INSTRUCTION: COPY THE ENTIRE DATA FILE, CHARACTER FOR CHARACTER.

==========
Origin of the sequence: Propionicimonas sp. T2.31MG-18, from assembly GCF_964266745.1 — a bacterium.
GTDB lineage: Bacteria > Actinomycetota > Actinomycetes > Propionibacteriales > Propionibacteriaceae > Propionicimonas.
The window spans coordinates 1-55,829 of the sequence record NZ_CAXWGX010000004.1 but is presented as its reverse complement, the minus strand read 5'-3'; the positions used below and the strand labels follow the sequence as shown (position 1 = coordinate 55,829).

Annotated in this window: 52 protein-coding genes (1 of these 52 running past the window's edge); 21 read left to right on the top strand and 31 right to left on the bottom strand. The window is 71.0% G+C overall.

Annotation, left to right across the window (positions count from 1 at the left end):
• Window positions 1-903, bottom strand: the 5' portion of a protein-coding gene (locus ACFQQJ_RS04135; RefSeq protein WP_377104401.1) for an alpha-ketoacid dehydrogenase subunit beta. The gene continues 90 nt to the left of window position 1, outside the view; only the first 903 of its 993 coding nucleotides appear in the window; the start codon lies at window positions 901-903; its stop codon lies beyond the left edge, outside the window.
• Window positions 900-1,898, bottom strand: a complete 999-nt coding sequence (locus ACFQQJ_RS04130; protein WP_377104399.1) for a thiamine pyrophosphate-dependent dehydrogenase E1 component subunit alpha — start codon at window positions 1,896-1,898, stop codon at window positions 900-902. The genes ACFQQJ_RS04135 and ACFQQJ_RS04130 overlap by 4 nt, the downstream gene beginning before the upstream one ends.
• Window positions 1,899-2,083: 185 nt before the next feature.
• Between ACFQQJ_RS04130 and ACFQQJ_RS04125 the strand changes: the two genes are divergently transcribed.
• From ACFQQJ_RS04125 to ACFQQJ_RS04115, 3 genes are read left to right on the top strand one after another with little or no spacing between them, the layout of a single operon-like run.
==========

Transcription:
Origin of the sequence: Propionicimonas sp. T2.31MG-18, from assembly GCF_964266745.1 — a bacterium.
GTDB lineage: Bacteria > Actinomycetota > Actinomycetes > Propionibacteriales > Propionibacteriaceae > Propionicimonas.
The window spans coordinates 1-55,829 of the sequence record NZ_CAXWGX010000004.1 but is presented as its reverse complement, the minus strand read 5'-3'; the positions used below and the strand labels follow the sequence as shown (position 1 = coordinate 55,829).

Annotated in this window: 52 protein-coding genes (1 of these 52 running past the window's edge); 21 read left to right on the top strand and 31 right to left on the bottom strand. The window is 71.0% G+C overall.

Annotation, left to right across the window (positions count from 1 at the left end):
• Window positions 1-903, bottom strand: the 5' portion of a protein-coding gene (locus ACFQQJ_RS04135; RefSeq protein WP_377104401.1) for an alpha-ketoacid dehydrogenase subunit beta. The gene continues 90 nt to the left of window position 1, outside the view; only the first 903 of its 993 coding nucleotides appear in the window; the start codon lies at window positions 901-903; its stop codon lies beyond the left edge, outside the window.
• Window positions 900-1,898, bottom strand: a complete 999-nt coding sequence (locus ACFQQJ_RS04130; protein WP_377104399.1) for a thiamine pyrophosphate-dependent dehydrogenase E1 component subunit alpha — start codon at window positions 1,896-1,898, stop codon at window positions 900-902. The genes ACFQQJ_RS04135 and ACFQQJ_RS04130 overlap by 4 nt, the downstream gene beginning before the upstream one ends.
• Window positions 1,899-2,083: 185 nt before the next feature.
• Between ACFQQJ_RS04130 and ACFQQJ_RS04125 the strand changes: the two genes are divergently transcribed.
• From ACFQQJ_RS04125 to ACFQQJ_RS04115, 3 genes are read left to right on the top strand one after another with little or no spacing between them, the layout of a single operon-like run.